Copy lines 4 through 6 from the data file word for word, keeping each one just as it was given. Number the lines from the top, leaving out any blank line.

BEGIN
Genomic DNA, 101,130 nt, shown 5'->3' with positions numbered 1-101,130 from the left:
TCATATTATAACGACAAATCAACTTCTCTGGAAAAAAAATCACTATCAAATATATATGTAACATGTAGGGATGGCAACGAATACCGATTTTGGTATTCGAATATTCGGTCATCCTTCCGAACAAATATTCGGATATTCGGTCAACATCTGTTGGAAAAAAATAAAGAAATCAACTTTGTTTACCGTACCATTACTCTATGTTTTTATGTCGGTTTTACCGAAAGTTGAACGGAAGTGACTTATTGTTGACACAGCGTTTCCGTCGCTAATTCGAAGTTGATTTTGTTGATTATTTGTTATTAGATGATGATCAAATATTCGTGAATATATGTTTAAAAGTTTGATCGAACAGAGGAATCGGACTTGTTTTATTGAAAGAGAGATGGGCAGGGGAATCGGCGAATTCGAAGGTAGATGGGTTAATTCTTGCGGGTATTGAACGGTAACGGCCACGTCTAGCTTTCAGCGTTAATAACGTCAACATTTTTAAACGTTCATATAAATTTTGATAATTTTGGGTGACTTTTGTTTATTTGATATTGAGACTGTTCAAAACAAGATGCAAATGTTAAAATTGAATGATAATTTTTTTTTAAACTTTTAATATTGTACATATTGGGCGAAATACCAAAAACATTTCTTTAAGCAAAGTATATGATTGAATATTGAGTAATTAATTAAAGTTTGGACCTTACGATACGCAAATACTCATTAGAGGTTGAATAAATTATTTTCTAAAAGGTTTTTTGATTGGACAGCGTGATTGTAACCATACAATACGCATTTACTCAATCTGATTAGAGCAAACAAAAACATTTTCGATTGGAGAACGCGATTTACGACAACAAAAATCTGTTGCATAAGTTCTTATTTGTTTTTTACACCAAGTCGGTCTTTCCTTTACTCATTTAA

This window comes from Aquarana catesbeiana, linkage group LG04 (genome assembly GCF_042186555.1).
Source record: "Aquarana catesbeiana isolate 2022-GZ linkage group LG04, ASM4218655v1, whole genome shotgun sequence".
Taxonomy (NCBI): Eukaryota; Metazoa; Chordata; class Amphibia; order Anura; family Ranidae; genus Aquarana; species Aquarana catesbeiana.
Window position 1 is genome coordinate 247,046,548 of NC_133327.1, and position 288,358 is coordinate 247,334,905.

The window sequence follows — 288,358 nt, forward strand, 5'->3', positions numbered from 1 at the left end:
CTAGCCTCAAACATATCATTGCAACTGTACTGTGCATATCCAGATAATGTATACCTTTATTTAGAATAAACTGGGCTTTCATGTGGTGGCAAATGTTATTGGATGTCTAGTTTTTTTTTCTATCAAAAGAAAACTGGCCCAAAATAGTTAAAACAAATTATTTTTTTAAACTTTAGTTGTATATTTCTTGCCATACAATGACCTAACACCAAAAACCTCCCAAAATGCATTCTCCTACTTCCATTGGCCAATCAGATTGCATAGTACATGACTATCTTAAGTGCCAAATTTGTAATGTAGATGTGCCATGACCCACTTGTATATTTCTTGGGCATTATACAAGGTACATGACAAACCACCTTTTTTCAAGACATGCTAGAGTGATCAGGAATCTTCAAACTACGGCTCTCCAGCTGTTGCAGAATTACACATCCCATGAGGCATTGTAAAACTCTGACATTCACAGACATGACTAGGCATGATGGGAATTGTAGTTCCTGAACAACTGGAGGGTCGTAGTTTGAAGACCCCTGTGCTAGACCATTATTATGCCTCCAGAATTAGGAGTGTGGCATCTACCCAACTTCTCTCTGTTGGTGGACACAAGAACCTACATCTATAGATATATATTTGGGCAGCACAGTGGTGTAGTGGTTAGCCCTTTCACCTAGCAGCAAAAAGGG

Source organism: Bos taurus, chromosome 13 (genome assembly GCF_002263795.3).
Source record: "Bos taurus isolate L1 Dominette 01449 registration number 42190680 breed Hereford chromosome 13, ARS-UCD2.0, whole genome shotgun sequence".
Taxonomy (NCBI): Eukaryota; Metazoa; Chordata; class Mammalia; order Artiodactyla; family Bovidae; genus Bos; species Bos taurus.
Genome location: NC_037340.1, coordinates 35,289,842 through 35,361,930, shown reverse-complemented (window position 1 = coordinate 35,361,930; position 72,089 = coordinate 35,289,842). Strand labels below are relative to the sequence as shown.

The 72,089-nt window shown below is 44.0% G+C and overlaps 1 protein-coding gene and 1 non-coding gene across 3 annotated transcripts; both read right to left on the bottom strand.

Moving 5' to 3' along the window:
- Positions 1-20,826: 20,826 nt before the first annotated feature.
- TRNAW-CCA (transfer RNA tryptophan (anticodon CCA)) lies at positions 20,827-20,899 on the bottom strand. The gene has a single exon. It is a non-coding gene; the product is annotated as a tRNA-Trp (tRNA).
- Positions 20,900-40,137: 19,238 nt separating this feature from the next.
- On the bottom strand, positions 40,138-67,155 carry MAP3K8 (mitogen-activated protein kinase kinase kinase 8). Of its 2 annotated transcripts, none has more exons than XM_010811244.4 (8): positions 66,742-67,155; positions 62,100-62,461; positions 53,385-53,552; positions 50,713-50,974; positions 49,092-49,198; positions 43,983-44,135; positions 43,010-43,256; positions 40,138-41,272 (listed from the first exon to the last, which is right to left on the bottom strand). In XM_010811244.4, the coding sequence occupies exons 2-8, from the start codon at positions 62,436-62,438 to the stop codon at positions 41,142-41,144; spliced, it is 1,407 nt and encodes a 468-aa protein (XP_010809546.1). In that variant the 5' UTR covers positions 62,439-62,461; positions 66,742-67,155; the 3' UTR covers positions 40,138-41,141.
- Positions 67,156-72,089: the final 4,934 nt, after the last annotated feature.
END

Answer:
Source record: "Aquarana catesbeiana isolate 2022-GZ linkage group LG04, ASM4218655v1, whole genome shotgun sequence".
Taxonomy (NCBI): Eukaryota; Metazoa; Chordata; class Amphibia; order Anura; family Ranidae; genus Aquarana; species Aquarana catesbeiana.
Window position 1 is genome coordinate 247,046,548 of NC_133327.1, and position 288,358 is coordinate 247,334,905.